English is packed with nuances not found in other languages. You can conjure a perfect picture from words on a page. You can convey empathy or anger or excitement using countless words so as to flesh out the precise connotation you are pursuing.

We have compact and concise words, where other languages require an entire sentence to convey the meaning of a well wielded, solitary word. We have seemingly incalculable amounts of words that create context. English wins—hands down—if there were a competition of just how many words we have. For example—depending on your source—an unabridged dictionary could have  between 300,000 and 600,000 or more English words to–again an example–the French vocabulary of 70,000 to 100,000 and Italian around 250,000. These are staggering numbers if you consider the average English-speaking person–with a moderate lexicon, knows somewhere in the mid range of 30,000 words. And, from conversations I have endured, that number is dwindling at an alarming rate. This is just one comparison. The truth is one need not compare anything, just read and listen. The words are out there, they are just covered in dust in a long abandoned steamer trunk of unused vocabulary. We don’t need to make more or different words. Don’t get me wrong, occasionally the addition of a fun word such as ‘ginormous’—added to Webster’s Dictionary in 2007—is intriguing. However we make these additions of new words to the dictionary a momentous occasion. I admit, I don’t quite get it. I find this to be like adding new laws when all we need to do is enforce the ones we have. (A conversation for another time.) But there is a time and place for more formal language and there is a reason great works of literature have an abundance of poetic prose to whisk you off into a strikingly real, imaginary world.

I am not even in the top 10 of my circle of ‘smarter than me’ friends. But given the opportunity to speak and make a point, paint a picture, construct a landscape, exact empathy, I think I hold my own. I can only surmise that good writers promote good readers. Good readers, become good communicators. Good communicators… they can do anything. It is empowering the myriad of words we can and should use. It can be a great strength, or the principal attribute that can transcend where you come from. You can remodel yourself with the words you use. It is an amazing tool that is being neglected in an apathetic world.

I said I would not criticize the horrific misuse of the English language today–I merely wanted to praise the English language for all its distinction and grandeur, but I lied. I am saddened by having spent my life learning and embracing my birth language only to feel the pressure to somehow assimilate and adhere to a barrage of slang. I will not go down without a fight. So in quiet protest, I ask that you choose a word a day, or a week, that is likely to stump someone you know, and make it a part of conversation. As a somewhat sapient woman, I only wish to enhance people’s lives with words so that they might see the artistry in their arsenal.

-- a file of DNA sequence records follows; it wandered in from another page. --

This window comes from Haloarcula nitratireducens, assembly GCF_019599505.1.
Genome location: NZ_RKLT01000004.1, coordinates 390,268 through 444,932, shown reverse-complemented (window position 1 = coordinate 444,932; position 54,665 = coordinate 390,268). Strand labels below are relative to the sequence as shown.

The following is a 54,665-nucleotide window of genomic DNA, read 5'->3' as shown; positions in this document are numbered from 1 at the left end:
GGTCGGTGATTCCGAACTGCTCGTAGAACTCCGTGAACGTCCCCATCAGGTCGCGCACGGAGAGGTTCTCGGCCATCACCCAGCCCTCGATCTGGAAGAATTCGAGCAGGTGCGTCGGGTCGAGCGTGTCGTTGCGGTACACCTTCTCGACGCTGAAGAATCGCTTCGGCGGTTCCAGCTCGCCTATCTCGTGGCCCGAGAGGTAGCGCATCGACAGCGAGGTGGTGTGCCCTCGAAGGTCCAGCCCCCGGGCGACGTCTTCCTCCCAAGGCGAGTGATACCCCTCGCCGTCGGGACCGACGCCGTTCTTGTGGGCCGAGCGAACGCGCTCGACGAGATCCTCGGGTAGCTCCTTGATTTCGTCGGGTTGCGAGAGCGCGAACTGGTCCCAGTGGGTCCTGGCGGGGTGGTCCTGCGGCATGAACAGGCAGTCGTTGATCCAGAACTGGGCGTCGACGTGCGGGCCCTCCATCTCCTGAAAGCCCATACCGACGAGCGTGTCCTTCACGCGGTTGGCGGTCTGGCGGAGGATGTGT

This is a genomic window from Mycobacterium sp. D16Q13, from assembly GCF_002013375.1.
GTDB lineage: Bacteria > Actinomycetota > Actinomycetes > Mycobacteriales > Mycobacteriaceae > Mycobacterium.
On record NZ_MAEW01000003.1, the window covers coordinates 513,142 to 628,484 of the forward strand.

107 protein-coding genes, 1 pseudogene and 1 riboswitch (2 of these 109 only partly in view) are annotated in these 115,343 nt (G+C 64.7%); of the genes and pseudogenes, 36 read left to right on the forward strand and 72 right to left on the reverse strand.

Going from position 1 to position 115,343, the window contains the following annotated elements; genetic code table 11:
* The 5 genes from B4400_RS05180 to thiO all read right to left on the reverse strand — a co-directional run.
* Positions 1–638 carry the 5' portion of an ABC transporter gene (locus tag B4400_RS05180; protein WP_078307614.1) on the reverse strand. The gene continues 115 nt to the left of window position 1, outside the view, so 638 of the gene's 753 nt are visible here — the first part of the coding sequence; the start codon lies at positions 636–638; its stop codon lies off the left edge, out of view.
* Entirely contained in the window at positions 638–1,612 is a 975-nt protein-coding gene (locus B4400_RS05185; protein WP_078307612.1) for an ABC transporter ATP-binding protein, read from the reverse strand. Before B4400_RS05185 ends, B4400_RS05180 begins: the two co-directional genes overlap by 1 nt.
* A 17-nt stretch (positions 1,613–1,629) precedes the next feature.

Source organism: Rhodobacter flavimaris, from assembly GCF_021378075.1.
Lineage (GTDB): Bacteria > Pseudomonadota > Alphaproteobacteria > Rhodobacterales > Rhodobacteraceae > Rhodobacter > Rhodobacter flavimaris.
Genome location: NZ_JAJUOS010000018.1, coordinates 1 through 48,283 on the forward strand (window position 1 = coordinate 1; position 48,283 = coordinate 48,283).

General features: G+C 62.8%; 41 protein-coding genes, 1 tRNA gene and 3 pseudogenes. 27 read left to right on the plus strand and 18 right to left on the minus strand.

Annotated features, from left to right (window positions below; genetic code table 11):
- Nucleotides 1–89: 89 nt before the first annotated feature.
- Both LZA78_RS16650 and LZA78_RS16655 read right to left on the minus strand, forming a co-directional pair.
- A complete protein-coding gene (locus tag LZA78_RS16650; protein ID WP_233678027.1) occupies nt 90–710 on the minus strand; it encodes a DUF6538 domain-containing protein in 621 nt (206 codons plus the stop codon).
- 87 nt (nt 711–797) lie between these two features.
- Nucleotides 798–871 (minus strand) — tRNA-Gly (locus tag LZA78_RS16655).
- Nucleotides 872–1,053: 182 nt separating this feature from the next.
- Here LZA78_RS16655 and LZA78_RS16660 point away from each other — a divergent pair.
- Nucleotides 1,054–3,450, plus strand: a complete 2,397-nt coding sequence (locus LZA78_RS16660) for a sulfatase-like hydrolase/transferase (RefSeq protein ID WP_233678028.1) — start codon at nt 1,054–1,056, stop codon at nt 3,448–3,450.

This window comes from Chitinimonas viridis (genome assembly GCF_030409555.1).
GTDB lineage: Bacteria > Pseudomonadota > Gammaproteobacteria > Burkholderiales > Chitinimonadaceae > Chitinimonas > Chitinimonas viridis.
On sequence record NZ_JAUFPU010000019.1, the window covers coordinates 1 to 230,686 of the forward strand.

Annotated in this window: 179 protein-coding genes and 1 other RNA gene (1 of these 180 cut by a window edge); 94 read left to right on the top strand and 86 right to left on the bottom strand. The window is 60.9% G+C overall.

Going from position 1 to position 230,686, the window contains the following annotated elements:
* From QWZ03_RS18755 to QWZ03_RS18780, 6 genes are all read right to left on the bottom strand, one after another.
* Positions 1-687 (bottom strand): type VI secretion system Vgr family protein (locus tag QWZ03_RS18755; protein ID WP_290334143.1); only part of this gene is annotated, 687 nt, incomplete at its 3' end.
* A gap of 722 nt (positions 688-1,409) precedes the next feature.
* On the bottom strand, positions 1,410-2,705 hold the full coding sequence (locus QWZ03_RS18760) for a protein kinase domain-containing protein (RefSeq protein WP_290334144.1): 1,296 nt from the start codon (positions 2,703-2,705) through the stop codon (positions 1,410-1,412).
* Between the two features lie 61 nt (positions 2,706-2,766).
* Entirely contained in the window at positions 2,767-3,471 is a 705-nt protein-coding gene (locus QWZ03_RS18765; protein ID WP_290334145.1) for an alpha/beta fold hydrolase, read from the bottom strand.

What you learned as a child holds true today. USE YOUR WORDS.

Xoxo DDJ

National Cheese Lovers Day: January 20

Food Holidays are a personal favorite of mine. Think of your favorite traditional holiday. Maybe it’s Christmas, or Halloween, or Thanksgiving. Whatever that day is and however that day makes you feel; I believe a Cheese day is it for me. I’m lucky in that there are a bunch, according to the plethora of food holiday calendars available online. But for the sake of today’s rantings, I give you National Cheese Lovers Day. Whereas there is plenty of discussion of how to celebrate, with recipes and sales and presentations at various markets, there is little on the history of how this particular day became such an auspicious holiday. The only link of cheese to January 20th, I could find was ironically my birth year – 1964. It was at the New York World’s Fair when the Wisconsin Cheese Foundation presented the world’s largest block of Cheese, weighing an astounding 34,591 pounds. 16,000 cows provided the necessary 17,000 quarts of milk for the unprecedented block of cheese. You read that right – 16000 cows!

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With no official origin of this Holiday, I henceforth personally choose to credit the 1964 World’s Fair with National Cheese Lovers Day. This can be added to equally notable World’s Fair introductions, like the Ford Mustang and Belgian Waffles.

So, as you go about your Saturday, take a cheese break. Stop to smell the Roquefort, so to speak. And, with all that is happening in the world, remember this one important fact: What is the word you say when asked to smile for a picture? CHEESE!  🧀 = 😁
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And today’s CHEESE is…

xoxo DDJ

P.S. A little shout out love to my Arepa family, Patti, Danielle and Karen, because what Cheese brings together, let no man put asunder. 💋

 

A chilly silence

Cold Spring Harbor, NY

Silence

These days when I can see my breath

and deeply breathe the crisp, cold air

There’s  only beauty I can see

and only silence I can hear

With the seasons change coming soon,

this view will graciously change too

xoxo DDJ